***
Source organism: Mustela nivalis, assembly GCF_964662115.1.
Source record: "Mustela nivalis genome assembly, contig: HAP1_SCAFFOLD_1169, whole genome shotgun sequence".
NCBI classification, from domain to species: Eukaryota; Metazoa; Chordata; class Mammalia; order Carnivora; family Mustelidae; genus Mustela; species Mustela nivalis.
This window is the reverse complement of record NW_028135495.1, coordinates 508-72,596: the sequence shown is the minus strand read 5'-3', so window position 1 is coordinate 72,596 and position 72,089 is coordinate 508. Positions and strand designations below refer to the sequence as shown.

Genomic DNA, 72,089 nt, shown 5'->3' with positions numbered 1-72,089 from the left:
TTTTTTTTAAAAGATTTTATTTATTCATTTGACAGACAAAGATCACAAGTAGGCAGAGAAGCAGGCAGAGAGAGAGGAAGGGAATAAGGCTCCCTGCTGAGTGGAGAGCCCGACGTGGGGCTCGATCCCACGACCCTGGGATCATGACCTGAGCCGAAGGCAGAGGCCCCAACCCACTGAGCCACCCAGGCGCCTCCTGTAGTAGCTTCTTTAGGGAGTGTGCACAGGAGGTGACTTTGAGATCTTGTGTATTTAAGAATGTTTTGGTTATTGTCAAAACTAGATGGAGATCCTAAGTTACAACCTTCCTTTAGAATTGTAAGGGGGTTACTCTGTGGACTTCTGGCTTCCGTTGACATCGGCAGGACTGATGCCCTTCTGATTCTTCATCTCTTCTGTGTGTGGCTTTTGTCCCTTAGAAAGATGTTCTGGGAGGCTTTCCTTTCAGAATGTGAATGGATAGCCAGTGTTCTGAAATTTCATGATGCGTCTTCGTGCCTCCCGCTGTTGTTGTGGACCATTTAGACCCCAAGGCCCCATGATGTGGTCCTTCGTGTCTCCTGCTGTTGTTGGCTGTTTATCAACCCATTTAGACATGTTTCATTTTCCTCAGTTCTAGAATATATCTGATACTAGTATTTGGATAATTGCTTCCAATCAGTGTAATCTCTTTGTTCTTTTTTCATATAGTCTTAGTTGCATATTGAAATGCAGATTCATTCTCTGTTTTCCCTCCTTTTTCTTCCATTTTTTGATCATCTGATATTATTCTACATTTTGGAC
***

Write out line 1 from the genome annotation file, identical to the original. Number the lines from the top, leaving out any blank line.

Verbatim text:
Source organism: Mustela nivalis, assembly GCF_964662115.1.